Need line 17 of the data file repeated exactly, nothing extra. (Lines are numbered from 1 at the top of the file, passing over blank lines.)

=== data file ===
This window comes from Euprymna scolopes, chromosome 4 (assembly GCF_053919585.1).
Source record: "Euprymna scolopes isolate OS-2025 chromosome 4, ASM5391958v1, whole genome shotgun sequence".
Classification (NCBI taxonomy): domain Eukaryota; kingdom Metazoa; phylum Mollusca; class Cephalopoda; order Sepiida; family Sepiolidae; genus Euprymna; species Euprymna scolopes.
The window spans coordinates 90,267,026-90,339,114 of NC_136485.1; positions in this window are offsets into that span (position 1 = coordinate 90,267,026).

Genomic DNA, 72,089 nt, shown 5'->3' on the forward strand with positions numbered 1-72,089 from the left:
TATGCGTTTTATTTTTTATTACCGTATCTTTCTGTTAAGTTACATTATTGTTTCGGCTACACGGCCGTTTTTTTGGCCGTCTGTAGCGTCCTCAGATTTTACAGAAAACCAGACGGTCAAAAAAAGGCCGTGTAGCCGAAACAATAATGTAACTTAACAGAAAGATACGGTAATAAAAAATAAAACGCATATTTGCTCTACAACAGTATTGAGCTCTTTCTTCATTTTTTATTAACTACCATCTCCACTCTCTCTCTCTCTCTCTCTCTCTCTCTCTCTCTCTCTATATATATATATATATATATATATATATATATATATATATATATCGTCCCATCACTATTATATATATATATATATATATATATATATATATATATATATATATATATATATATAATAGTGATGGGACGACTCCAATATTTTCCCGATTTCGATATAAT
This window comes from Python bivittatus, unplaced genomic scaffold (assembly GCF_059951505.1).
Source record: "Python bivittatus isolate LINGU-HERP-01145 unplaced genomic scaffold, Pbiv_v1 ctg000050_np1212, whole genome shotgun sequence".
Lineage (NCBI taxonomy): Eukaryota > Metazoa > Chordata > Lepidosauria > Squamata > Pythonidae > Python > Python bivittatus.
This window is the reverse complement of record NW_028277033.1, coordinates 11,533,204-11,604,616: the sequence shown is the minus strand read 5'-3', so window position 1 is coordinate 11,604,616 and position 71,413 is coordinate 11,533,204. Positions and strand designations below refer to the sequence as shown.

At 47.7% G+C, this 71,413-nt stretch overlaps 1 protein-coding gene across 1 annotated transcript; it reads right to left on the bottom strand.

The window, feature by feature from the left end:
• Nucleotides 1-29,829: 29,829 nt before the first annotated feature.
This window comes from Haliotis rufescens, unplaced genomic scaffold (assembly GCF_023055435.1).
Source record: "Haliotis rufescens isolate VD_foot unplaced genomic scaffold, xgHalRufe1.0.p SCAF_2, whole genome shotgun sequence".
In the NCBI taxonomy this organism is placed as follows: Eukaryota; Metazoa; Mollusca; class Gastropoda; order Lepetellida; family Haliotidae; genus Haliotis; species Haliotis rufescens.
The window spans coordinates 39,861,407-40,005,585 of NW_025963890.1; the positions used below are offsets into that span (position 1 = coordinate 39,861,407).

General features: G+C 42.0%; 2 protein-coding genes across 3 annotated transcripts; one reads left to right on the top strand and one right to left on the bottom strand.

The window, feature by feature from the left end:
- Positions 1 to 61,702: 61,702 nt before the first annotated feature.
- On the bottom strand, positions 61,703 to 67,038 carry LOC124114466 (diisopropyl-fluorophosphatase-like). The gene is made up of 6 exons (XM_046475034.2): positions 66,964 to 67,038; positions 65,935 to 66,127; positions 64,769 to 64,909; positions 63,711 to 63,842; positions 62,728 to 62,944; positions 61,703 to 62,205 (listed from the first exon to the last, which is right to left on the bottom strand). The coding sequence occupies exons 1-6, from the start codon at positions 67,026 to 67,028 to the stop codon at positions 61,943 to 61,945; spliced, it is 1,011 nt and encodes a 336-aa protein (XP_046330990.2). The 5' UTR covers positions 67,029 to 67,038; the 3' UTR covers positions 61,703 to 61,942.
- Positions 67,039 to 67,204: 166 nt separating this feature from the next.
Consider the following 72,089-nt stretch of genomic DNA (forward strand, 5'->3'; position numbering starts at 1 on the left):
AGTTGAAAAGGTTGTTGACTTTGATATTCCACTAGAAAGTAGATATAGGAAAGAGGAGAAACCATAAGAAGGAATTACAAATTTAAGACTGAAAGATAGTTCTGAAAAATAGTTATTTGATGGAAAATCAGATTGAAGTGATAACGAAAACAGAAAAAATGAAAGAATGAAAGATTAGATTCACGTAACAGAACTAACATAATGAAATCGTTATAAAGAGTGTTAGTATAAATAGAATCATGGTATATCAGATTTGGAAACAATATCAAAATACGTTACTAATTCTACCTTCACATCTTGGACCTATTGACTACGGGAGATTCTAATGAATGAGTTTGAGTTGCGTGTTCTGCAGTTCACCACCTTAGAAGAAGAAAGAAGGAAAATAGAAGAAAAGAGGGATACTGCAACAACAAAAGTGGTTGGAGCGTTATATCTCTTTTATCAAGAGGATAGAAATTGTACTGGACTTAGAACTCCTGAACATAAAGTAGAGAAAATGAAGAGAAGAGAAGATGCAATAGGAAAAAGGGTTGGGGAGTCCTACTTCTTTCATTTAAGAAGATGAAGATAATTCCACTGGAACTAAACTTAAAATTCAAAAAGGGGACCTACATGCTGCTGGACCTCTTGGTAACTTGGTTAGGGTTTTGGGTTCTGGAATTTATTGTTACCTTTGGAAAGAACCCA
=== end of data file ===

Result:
The window spans coordinates 39,861,407-40,005,585 of NW_025963890.1; the positions used below are offsets into that span (position 1 = coordinate 39,861,407).